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Author Topic: A boardgame, 2 cardgames & an RPG in one box?  (Read 3345 times)
d3nial
Member

Posts: 11


« on: December 20, 2004, 03:50:53 PM »

Here's an idea (maybe a crazy one) for a package game which includes components for 2 different card games, a boardgame and an RPG in one set with a single theme: 19th Century Oriental Opium trade.

The boardgame has been well and truly designed and play-tested, ditto for the 2 different card games, however the RPG side of it is still quite nebulous.

The components of the set would be: the board and counters/pieces for the boardgame, 2 sets of cards and then the RPG stuff (probably just rules and character sheets?). The 2 sets of cards consist of 1) a deck of Port cards & a deck of Voyage cards - these are used in the boardgame but can also be used to play a cardgame which is a simplified version of the boardgame; 2) a set of playing cards (based on a regular 4 x 13 card deck + jokers) with extra notes/rules printed on the cards for use in a cardgame with the same theme/flavour or for use as regular playing cards.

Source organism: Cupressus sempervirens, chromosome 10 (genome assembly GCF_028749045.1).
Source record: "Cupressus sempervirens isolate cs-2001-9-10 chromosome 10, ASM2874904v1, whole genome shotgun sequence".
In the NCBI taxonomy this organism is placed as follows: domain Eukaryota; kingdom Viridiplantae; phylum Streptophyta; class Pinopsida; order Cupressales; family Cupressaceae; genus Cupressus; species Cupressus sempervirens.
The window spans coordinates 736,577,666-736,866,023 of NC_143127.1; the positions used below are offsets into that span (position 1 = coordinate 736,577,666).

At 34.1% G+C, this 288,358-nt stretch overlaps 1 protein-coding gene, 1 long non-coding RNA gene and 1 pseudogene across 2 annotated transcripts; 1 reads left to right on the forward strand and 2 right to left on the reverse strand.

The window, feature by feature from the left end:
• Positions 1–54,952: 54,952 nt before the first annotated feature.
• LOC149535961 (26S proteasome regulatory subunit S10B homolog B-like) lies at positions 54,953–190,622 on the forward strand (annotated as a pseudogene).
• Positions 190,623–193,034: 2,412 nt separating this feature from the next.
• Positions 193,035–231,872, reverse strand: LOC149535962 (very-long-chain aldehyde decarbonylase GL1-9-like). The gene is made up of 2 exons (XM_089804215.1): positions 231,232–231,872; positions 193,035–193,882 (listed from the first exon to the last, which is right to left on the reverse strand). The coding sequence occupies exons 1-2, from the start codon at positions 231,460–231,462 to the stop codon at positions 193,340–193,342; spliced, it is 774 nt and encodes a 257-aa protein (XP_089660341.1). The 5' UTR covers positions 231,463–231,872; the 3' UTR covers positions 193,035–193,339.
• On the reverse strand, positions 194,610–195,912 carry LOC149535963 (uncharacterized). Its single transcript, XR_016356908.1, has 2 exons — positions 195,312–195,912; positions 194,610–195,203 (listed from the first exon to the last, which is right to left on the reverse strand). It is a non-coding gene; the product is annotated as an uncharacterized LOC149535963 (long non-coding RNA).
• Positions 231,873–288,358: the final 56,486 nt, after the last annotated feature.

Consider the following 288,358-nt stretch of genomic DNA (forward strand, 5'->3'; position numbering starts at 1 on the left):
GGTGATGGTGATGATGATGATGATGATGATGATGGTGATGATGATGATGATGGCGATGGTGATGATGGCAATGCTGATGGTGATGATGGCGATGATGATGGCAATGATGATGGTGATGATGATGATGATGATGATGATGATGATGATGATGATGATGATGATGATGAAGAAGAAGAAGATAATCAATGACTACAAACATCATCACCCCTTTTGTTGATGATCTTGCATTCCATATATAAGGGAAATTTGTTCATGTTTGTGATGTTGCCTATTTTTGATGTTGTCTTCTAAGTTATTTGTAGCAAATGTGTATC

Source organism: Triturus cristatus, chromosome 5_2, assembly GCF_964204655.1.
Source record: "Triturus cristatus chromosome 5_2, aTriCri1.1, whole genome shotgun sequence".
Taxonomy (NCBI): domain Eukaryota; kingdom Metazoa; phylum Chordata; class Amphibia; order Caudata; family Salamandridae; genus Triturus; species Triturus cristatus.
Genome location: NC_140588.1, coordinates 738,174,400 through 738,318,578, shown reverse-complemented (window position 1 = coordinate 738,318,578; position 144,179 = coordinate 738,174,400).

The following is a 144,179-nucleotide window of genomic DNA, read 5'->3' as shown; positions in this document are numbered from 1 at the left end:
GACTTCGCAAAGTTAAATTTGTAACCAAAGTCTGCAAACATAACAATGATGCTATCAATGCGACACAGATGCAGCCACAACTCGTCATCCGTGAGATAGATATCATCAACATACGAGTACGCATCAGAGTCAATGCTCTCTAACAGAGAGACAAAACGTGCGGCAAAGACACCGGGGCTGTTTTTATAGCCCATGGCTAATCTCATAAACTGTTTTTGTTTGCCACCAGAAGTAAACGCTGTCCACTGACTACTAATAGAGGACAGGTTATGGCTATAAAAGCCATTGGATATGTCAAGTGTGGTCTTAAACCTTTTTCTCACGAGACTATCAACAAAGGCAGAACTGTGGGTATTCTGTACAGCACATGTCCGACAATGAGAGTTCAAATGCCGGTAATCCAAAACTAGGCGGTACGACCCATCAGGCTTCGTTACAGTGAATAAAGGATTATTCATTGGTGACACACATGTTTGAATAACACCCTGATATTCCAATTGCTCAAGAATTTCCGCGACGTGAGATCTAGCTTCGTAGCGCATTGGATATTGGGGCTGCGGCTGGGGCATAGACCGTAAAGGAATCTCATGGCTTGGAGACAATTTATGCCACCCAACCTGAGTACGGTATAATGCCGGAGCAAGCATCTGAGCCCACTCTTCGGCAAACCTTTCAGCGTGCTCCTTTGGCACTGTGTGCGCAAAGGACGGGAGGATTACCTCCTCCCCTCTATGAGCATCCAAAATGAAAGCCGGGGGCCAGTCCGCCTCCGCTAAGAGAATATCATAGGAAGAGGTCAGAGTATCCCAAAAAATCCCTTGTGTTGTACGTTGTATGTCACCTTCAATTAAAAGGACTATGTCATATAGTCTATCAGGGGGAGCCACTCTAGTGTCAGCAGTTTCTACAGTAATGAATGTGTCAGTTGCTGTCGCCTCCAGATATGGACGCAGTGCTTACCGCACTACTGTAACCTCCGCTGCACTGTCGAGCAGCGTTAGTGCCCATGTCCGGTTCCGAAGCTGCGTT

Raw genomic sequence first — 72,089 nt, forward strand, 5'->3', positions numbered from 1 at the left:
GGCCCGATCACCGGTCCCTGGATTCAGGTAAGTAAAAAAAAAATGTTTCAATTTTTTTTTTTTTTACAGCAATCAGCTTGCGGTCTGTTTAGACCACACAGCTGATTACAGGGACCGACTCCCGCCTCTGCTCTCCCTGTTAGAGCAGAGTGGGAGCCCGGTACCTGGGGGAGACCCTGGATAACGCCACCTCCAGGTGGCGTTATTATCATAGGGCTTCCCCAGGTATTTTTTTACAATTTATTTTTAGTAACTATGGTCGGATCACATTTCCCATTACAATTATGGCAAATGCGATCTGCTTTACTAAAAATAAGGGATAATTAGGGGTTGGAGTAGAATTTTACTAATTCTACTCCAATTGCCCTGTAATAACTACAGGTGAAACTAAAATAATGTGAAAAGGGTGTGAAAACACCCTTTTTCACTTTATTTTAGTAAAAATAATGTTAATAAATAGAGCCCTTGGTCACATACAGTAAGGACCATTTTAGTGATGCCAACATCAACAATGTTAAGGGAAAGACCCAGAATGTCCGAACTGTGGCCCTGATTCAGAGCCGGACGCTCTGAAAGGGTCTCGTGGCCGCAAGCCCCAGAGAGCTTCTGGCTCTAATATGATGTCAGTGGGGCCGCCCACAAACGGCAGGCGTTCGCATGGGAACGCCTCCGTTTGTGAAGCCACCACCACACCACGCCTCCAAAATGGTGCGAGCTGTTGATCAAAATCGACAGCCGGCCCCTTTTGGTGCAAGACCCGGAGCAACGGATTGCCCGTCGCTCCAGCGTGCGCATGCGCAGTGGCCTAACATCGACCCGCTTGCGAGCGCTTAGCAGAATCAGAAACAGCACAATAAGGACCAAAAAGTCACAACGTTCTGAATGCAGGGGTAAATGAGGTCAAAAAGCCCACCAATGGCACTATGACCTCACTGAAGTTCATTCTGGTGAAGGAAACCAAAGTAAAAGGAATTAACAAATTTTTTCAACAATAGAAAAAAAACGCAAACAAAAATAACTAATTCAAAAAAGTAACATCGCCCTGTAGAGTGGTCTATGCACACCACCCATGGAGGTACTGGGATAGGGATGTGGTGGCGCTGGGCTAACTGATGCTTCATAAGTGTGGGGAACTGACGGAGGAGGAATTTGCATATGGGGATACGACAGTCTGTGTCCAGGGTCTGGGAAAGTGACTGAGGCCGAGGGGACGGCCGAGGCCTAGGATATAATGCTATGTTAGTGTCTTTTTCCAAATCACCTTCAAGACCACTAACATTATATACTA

What I would like some feedback on from the forum is the mechanics of the rpg in 2 main topics:

1. Integrating the rpg with the other games: In the boardgame players travel from port-to-port in the Orient trading opium and tea, along the way dealing with weather, pirates, corrupt officials etc.

Idea #1: Would it be viable to have these voyages and visits to port role-played in conjunction with the board game, for example the players could all play members of the ships crew and role-play the encounters with merchants at sea, the pirates and the various happenings in port (visits to taverns, markets, dealings with the underworld etc). Instead of following the necessarily brief and abstract rules that the boardgame provides for these encounters the outcome of the role-playing would take precedence - which may be better or worse (note: the rules for movement and drawing of voyage cards would be in place). If such a mode of play was adopted would it be necessary to have the players all form one crew or like the boardgame, to be on different competing vessels? Perhaps players could form partnerships and have competing vessels but with 2 or more players as part of the crew on each vessel?